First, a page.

With our climate changing, more people are becoming environmentally conscious in their day to day decisions whether it be opting for reusable shopping bags or just making more of an effort to recycle. Some people even elect to take it a step further and apply these practices into their home, making it an eco-friendly space that helps our environment. Having an energy efficient home can not only improve your utility bill, but it can also increase the overall value of your home. More and more home buyers are becoming aware of the benefits of a green home and are willing to pay big bucks for homes that are updated with those features.
The first step to take is to perform an energy audit on your house to determine how much energy you’re currently using in your home. Checking your energy usage before and after you make improvements is a great way to see how efficient you’ve become. And it’s great to see all of those extra dollars go right into your pocket. Once you know where you can improve on your energy usage, start making the improvements that are less expensive and have a quicker payoff, then evaluate whether the expensive ones are worth the investment. If you don’t have the cash on hand, think about taking out a personal loan with low-interest to finance some of these renovations. You only apply for the cash you need so the temptation to overspend isn’t there. Here are some common energy updates you can make to eliminate your carbon footprint on Mother Earth.
- Install Energy Efficient Windows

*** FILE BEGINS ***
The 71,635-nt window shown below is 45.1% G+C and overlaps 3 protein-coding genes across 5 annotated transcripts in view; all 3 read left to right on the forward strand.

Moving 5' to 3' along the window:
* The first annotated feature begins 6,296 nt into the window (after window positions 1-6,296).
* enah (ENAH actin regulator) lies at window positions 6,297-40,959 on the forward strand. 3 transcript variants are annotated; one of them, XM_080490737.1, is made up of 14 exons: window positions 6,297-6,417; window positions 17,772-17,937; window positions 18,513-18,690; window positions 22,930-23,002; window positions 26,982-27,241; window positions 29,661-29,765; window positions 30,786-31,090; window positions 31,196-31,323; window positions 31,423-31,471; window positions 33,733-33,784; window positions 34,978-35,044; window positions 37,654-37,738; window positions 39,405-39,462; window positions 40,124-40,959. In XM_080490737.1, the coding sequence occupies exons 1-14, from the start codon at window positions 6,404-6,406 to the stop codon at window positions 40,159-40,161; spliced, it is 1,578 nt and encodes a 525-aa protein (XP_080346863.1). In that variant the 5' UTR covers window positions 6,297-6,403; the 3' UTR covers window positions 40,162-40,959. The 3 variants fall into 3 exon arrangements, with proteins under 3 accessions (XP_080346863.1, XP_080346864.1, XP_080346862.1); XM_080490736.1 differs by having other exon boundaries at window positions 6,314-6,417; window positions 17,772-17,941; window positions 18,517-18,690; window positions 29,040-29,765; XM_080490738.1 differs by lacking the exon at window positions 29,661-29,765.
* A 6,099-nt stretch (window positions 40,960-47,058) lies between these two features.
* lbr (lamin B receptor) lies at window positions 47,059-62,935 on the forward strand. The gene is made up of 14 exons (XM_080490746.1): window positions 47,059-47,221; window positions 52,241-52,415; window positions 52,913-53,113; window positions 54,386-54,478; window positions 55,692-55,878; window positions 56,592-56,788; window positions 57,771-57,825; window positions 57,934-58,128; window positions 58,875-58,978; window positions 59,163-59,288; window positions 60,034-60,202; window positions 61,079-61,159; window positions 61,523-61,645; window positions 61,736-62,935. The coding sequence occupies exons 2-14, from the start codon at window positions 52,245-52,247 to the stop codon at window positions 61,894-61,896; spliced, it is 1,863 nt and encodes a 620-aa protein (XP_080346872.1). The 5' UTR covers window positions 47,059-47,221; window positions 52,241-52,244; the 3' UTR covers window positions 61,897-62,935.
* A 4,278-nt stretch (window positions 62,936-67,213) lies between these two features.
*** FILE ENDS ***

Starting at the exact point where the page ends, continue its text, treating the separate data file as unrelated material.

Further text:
Many older homes are in need of new windows as it is, you might as well go the extra mile for the energy efficient option. This may seem like a costly investment, however, the payoff could be up to 60-70% of the cost of the windows when you go to put your house on the market. There are many different routes you could take when choosing new energy-saving windows. Some companies have special reflectors on the windows that keep your home cool and your thermostat regulated. Some budget-friendly options would be to make sure your existing windows are properly caulked and weather-stripped.
This is one of those home improvements that can lead to tax credits so make sure you move this one to the top of your to-do list if you haven’t already. Many types of insulation are not environmentally friendly so make sure you research brands that are made from recycled materials, wool, or cotton in order to be more earth-friendly. According to Remodeling Magazine in 2017, the average insulation job will run you around $1,321, with an added value to the home at resale within a year of completion of $1,629. That amounts to a 123% ROI! Homeowners can also save around $200 a year on their energy bills by making this budget and environmentally conscious improvement.
- Install High-Efficiency Appliances
Older appliances like dishwashers, dryers, and refrigerators are going to need to be replaced when you put your home on the market as it is. Purchasing high-efficiency appliances will allow home sellers to reap the added benefits of energy savings when it comes time to sell the house. When looking to upgrade, make sure you check out the kilowatt usage per hour and compare it to your current one. A good Energy Star rating doesn’t necessarily mean it will use less energy.
- Heating and Cooling Systems
Both of these systems account for about 40% of your energy bill. The cost to replace your HVAC systems- heating, ventilation, and air conditioning- can run you a few thousand dollars (yikes). However, replacing these systems for ones that have a good Energy Star rating can save you big bucks at the end of the year. An old AC unit can be a huge energy (and money) sucker so by replacing that you can save up to 30% on your bill at the end of the year.
- Seal Cracks and Leaks
Older homes typically come with issues such as cracks and air leaks. Sealing all the nooks and crannies of your home and keeping your thermostat regulated can help lower your energy bill by up to $250 at the end of the year. These improvements are simple, cost effective, and beneficial for the environment as well as your wallet.
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